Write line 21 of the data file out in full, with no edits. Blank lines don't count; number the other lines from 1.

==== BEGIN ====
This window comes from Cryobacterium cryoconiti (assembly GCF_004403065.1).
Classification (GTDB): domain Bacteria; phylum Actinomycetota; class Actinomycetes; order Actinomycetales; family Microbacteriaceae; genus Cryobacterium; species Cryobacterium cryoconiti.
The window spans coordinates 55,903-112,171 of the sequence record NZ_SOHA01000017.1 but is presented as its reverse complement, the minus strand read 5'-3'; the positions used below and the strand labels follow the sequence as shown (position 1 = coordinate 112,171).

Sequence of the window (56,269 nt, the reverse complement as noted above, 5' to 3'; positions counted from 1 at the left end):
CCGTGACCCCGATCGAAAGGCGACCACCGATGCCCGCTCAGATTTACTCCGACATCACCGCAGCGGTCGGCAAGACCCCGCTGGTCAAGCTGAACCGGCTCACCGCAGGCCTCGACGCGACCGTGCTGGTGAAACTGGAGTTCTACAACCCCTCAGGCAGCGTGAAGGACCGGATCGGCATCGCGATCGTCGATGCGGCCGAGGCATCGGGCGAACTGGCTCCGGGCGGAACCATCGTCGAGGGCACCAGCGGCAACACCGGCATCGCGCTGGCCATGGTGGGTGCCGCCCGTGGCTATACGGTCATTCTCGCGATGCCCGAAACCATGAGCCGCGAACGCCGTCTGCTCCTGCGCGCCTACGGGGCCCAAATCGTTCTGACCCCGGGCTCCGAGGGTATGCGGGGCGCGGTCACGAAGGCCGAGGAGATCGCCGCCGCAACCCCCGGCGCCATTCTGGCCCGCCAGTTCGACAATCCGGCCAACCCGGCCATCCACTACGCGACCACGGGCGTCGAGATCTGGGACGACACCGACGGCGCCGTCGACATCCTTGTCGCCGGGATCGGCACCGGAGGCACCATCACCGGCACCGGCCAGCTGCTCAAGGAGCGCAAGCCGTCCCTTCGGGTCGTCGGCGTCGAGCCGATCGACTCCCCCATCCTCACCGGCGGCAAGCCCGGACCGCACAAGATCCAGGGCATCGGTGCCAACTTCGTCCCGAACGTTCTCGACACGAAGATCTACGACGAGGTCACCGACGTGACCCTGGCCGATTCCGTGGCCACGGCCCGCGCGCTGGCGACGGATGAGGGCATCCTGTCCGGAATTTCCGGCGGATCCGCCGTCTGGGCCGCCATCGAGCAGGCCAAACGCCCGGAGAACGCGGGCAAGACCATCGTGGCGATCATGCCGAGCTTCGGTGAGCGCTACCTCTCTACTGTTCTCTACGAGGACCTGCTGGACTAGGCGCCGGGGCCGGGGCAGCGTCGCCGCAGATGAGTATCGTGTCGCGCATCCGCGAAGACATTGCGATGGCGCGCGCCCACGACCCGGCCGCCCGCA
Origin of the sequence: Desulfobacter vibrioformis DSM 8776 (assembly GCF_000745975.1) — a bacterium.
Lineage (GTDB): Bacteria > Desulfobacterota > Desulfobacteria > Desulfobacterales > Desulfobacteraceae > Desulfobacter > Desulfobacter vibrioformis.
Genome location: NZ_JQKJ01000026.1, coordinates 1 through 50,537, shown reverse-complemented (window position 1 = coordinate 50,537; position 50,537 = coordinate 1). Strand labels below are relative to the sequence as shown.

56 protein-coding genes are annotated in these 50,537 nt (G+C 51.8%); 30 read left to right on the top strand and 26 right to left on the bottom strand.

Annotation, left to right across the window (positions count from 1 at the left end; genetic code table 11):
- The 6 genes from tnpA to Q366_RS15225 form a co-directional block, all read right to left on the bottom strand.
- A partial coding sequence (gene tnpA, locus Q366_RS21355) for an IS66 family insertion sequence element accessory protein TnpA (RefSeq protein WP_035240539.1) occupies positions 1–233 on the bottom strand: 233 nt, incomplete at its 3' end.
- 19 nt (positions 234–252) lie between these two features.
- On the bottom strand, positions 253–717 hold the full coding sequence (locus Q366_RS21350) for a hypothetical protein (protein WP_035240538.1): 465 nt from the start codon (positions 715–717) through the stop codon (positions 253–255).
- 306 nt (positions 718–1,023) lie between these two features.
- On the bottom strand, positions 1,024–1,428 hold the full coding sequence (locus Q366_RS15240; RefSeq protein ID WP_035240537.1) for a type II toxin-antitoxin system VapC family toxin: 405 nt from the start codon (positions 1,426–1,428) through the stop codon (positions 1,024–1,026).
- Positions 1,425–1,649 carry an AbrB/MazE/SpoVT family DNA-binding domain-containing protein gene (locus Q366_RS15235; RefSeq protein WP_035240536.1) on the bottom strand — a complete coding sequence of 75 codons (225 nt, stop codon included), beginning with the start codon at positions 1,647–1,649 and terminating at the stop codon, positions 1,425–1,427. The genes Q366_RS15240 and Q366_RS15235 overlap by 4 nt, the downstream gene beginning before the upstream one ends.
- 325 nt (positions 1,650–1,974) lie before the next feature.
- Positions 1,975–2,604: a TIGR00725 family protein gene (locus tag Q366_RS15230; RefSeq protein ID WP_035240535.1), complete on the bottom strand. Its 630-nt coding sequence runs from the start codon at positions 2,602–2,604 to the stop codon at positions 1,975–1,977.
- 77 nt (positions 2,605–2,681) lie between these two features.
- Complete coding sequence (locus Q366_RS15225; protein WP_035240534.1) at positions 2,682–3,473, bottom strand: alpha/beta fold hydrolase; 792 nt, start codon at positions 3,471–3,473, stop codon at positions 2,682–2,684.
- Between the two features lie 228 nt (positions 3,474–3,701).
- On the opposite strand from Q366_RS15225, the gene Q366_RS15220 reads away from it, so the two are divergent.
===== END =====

- Complete coding sequence (locus Q366_RS15225; protein WP_035240534.1) at positions 2,682–3,473, bottom strand: alpha/beta fold hydrolase; 792 nt, start codon at positions 3,471–3,473, stop codon at positions 2,682–2,684.